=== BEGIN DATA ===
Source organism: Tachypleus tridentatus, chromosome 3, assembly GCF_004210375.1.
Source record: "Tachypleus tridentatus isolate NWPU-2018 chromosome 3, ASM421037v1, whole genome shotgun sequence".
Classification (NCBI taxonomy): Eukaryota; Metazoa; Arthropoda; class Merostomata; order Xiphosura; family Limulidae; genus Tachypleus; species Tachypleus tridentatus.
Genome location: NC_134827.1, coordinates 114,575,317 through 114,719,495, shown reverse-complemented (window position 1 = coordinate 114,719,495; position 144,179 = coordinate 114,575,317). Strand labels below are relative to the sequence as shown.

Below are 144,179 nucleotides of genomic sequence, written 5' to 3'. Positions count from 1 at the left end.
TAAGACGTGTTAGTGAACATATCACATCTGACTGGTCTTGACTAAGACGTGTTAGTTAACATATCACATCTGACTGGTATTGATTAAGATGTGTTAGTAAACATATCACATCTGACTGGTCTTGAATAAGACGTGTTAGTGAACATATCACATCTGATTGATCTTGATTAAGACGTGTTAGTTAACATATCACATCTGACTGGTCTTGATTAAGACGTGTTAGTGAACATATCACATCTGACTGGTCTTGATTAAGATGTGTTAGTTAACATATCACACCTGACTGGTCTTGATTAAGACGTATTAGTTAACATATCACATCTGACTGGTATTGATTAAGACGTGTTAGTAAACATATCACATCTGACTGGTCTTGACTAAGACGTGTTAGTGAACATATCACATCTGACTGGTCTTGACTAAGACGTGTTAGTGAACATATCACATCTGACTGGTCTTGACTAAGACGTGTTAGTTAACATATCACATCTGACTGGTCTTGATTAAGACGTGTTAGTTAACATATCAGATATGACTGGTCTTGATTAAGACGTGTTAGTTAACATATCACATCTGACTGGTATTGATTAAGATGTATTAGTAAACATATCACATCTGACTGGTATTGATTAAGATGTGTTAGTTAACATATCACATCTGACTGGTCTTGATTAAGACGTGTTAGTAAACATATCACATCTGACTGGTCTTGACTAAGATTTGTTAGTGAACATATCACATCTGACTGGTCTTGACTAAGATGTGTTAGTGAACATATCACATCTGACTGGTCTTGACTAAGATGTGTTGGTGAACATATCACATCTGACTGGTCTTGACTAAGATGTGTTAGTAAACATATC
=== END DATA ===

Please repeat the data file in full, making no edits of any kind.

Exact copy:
Source organism: Tachypleus tridentatus, chromosome 3, assembly GCF_004210375.1.
Source record: "Tachypleus tridentatus isolate NWPU-2018 chromosome 3, ASM421037v1, whole genome shotgun sequence".
Classification (NCBI taxonomy): Eukaryota; Metazoa; Arthropoda; class Merostomata; order Xiphosura; family Limulidae; genus Tachypleus; species Tachypleus tridentatus.
Genome location: NC_134827.1, coordinates 114,575,317 through 114,719,495, shown reverse-complemented (window position 1 = coordinate 114,719,495; position 144,179 = coordinate 114,575,317). Strand labels below are relative to the sequence as shown.

Below are 144,179 nucleotides of genomic sequence, written 5' to 3'. Positions count from 1 at the left end.
TAAGACGTGTTAGTGAACATATCACATCTGACTGGTCTTGACTAAGACGTGTTAGTTAACATATCACATCTGACTGGTATTGATTAAGATGTGTTAGTAAACATATCACATCTGACTGGTCTTGAATAAGACGTGTTAGTGAACATATCACATCTGATTGATCTTGATTAAGACGTGTTAGTTAACATATCACATCTGACTGGTCTTGATTAAGACGTGTTAGTGAACATATCACATCTGACTGGTCTTGATTAAGATGTGTTAGTTAACATATCACACCTGACTGGTCTTGATTAAGACGTATTAGTTAACATATCACATCTGACTGGTATTGATTAAGACGTGTTAGTAAACATATCACATCTGACTGGTCTTGACTAAGACGTGTTAGTGAACATATCACATCTGACTGGTCTTGACTAAGACGTGTTAGTGAACATATCACATCTGACTGGTCTTGACTAAGACGTGTTAGTTAACATATCACATCTGACTGGTCTTGATTAAGACGTGTTAGTTAACATATCAGATATGACTGGTCTTGATTAAGACGTGTTAGTTAACATATCACATCTGACTGGTATTGATTAAGATGTATTAGTAAACATATCACATCTGACTGGTATTGATTAAGATGTGTTAGTTAACATATCACATCTGACTGGTCTTGATTAAGACGTGTTAGTAAACATATCACATCTGACTGGTCTTGACTAAGATTTGTTAGTGAACATATCACATCTGACTGGTCTTGACTAAGATGTGTTAGTGAACATATCACATCTGACTGGTCTTGACTAAGATGTGTTGGTGAACATATCACATCTGACTGGTCTTGACTAAGATGTGTTAGTAAACATATC